While there's really nothing novel about using wine corks to make stamps, I thought I'd take the time to write a tutorial so that I can share insight from my experience in making these stamps. Carving portraits can be a little...fiddly.
So, these are the supplies that you need:
- A clean, dry wine cork
- Scrap paper
- X-acto knife
- Ink pad (for stamping)
- Adhesive backed paper for labels (optional)
So after you've gathered the supplies, it might be helpful to first make some preliminary sketches like I did in the picture. Try not to make the sketches too detailed, since the surface is pretty tiny, and you're going to have to hand carve the cork.
TIP: Remember that when you actually use the stamp, a mirror image of what you carve will appear. Very important when you want to incorporate letters, etc.
The next step is to use an ink pen to draw your sketch on the cork. Like so:
TIP: Try to pick smooth wine corks, like the one on the right, for the best results. Well, unless you like having pock marks all over your face (or want to create that impression), then by all means, pick a cork like the one on the left. You'll see that I used a "bumpy" cork for my own portrait...I look like I have a goatee in the final product because of the holes in the cork, hehe. A worthwhile sacrifice for the sake of comparison to illustrate the point.
Okay, so now that we have an outline on the cork, it is time to carve away the outside. Make sure you insert the knife straight (ie perpendicular) to the cork's surface. Use the X-acto knife to trace an outline along the outside of the drawing.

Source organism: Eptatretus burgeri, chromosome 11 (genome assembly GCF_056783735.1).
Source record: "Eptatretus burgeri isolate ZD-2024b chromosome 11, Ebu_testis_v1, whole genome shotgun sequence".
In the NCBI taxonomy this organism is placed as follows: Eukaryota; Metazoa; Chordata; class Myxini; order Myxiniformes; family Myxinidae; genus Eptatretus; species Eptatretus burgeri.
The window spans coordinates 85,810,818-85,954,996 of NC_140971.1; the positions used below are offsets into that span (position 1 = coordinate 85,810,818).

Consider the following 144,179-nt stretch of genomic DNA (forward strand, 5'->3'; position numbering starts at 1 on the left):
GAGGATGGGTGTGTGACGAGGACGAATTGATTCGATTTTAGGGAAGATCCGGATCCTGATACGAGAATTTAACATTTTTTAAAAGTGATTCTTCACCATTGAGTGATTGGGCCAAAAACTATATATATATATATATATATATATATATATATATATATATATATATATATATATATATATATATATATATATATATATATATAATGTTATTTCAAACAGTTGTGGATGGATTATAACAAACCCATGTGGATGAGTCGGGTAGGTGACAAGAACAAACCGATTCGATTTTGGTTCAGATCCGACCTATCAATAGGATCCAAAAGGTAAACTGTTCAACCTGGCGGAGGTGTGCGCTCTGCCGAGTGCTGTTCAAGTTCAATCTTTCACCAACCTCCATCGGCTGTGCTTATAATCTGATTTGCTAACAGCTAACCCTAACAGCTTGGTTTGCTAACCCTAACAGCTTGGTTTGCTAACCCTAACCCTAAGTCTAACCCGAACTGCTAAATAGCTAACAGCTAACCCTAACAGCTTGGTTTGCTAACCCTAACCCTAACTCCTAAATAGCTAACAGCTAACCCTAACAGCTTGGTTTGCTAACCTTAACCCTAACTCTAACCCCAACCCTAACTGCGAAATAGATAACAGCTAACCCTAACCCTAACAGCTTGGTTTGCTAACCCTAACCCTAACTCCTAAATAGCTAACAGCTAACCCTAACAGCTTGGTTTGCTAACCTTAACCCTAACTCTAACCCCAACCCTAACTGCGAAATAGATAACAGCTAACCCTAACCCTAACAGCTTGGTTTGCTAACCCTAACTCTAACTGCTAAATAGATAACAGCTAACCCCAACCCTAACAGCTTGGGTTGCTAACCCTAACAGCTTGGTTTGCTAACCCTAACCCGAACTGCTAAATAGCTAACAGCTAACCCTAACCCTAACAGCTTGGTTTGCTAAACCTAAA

TIP: Make sure the blade is sharp! Dull knives are far more dangerous than sharp knives. Plus, sharp knives cut cleaner, and your life will basically be easier when you carve the cork.
Turn the cork on its side, and make a light cut around the cork, about 1-2 mm from the side with the drawing. I found it easier to divide the top of the cork into four sections, and work at cutting away one section at a time. So when the area outside of the drawing is hollowed out, your cork should look like this:
Notice the depth of the cut (look at the cork on the right, turned on its side). Okay, now we're ready to get at the details of the drawing. First use the knife to trace an outline along the inside of the face and ears. Next, outline the facial details. Just remember to go from the outside in. After you have traced the outline for your entire drawing (the presence of the cork provides stability for your knife to create clean edges), then you may proceed to slowly pick at the cork to create a raised image. Use the very tip of the knife to pick away tiny pieces of cork. I'd start with the areas where there are thin ink lines, like the eyebrows and the edge of the face.
It's better to chip away small pieces than to risk taking off an eyeball or a piece of ear like I did. Slow and steady wins the race, so in this case, if you have the patience to carve the cork at turtle speed, more power to ya.
Yay, so now we're all finished with the carving part. Your stamps are ready to be used. You can stop here if you want, but for the sake of completeness, I made a label for the top of the stamp. Basically, take your stamp and stamp it on some adhesive backed paper. If you're feeling fancy, you can use embossing powder to emboss the image. Now, remove the adhesive backing. Position the stamped image near the top of the cork, making sure the image is as closely aligned to the actual stamp carving (on the bottom) as you can get it. Stick the stamped image to the cork. Turn the stamp around, and push the top into a table a couple times to apply pressure and create a solid bond. Now, it's time to cut out extra paper around the edges. I used small sewing scissors for a more precise cut. (Alternately, you can use the top of the cork as a stencil and cut out the circle before stamping the image/placing the stamped image on the cork.)
(In case you're wondering, I had to use my right hand to hold the camera, hence why the scissors are suspended in thin air.) Your stamp is now finished and ready for display. Enjoy!
Here are my new stamps, proudly displayed at the corner of my craft station. I hope this was helpful.